(m) lb. c. 53. (n) Hist. Nat. l. 5. c. 30.

And they passing by Mysia came down to Troas.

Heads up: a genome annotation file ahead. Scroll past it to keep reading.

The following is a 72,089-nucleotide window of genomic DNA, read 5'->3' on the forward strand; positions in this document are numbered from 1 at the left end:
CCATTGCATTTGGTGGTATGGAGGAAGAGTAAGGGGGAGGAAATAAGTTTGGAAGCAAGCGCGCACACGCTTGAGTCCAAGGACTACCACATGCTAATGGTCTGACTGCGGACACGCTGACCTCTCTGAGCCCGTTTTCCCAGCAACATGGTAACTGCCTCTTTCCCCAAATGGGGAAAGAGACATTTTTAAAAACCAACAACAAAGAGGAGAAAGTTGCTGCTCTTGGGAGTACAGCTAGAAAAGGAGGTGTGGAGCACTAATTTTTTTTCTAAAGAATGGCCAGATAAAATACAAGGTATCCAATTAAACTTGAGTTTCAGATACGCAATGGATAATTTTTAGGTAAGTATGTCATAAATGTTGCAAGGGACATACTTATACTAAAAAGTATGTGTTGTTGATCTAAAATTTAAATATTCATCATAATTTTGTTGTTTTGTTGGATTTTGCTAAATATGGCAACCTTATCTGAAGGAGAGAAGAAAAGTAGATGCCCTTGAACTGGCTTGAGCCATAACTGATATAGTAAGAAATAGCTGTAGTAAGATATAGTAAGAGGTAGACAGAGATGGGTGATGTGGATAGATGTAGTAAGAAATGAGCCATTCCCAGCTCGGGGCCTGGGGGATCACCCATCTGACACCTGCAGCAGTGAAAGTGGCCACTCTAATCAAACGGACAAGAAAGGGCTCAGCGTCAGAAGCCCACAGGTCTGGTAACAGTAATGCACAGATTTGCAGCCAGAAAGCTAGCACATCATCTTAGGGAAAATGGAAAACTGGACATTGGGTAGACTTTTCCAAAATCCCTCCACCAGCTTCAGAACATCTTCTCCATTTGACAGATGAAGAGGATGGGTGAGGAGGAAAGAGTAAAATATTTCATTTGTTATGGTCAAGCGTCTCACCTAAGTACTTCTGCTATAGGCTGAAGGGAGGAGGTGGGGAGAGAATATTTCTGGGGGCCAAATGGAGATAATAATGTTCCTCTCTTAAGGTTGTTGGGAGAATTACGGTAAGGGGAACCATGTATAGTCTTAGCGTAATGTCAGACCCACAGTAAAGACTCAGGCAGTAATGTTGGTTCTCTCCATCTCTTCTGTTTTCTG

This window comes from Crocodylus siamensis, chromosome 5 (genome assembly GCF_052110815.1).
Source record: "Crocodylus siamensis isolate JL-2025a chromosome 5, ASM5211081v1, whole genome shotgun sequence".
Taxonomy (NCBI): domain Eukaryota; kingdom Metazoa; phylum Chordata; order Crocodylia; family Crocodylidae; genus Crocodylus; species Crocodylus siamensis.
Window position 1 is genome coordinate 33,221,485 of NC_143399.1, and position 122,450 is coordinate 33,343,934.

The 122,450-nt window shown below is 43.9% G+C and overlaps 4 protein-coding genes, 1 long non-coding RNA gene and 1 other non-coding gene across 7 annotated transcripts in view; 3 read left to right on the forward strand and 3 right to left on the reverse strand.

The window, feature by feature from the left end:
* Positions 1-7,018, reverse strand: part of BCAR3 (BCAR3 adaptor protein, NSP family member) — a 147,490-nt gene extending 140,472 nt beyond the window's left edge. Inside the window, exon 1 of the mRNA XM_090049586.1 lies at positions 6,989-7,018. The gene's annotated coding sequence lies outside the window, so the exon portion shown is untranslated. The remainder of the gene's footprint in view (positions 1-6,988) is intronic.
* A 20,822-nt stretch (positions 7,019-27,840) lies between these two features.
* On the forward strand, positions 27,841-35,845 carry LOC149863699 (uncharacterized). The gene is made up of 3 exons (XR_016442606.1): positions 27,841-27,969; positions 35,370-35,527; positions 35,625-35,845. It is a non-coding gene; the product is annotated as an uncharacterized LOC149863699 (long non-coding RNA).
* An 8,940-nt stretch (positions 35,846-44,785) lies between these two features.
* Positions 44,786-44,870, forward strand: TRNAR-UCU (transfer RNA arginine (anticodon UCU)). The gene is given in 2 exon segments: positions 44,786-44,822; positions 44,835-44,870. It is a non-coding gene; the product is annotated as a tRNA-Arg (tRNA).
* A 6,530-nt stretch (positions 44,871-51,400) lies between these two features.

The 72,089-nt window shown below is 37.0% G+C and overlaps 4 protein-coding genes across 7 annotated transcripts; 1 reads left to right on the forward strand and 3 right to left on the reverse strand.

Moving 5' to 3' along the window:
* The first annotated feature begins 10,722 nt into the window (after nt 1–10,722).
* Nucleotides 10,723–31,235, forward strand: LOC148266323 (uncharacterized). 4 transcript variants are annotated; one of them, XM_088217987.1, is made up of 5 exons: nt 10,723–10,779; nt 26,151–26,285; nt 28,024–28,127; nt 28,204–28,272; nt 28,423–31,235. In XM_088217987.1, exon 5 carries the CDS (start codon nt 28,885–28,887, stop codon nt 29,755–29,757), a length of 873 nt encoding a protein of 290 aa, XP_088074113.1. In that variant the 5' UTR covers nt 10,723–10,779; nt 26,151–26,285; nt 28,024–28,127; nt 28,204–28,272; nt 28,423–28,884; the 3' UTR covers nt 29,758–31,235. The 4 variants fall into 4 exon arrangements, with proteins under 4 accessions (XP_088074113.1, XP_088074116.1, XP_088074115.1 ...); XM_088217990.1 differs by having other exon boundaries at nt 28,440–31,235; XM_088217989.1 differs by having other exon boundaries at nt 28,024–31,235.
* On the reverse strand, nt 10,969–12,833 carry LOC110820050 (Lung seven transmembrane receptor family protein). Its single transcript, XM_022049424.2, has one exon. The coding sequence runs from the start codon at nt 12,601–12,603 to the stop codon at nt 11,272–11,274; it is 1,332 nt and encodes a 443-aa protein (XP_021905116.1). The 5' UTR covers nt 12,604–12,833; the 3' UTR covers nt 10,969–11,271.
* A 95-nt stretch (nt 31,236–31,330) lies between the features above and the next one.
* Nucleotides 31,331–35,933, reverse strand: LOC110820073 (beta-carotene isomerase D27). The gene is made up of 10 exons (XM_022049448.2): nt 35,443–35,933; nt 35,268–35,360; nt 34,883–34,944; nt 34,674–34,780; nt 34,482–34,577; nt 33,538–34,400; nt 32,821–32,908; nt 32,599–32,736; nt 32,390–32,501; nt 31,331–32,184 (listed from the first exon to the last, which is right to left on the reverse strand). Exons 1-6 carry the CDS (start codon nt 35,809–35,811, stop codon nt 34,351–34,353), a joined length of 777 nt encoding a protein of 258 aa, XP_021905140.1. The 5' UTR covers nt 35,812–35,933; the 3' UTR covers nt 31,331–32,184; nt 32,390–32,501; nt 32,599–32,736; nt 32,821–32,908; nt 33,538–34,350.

Acts 16:8-10. They were now between Mysia and Bithynia. To Bithynia the Spirit suffered them not to go; in Mysia they were not to preach, because it belonged to Asia. In this position of things they saw themselves directed to the West, away from all their former sphere of action, and across to Greece. This the Spirit now willed. Accordingly they had first to make for the Asiatic sea-coast, and therefore they went directly westward along the southern border of Mysia (of course without preaching, for this they were not permitted to do), and thus, having passed by Mysia (παρελθόντες τὴν Μυσίαν), they came down to Troas on the Hellespont, in order there to determine more precisely their further journey to the West, or to receive for this purpose a higher determination, which they might expect in accordance with the previous operations of the Spirit. And they received this higher determination by a visionary appearance (ὅραμα, Acts 9:10, Acts 10:3, Acts 18:9) which was made to the apostle during the night (διὰ τ. νυκτός, as in Acts 5:19). This vision[49] is not to be considered as a dream (Heinrichs, Kuinoel, Zeller), as is evident from the expression itself, and from the fact that there is no mention of a κατʼ ὄναρ or the like, or afterwards of an ἈΝΑΣΤΆς or other similar expression, but after the seeing of the vision the ἘΖΗΤΉΣΑΜΕΝ Κ.Τ.Λ. comes in without further remark. Olshausen, however, very hastily lays it down as a settled point, that revelation by dreams, as the lowest form of revelation (? see Delitzsch, Psychol. p. 284), was no longer vouchsafed to the apostles who were endowed with the Holy Spirit, but that they must have had their visions in ecstasy, always in a waking condition. We have far too little information as to the life of the apostles to maintain this. Comp. also Acts 2:17.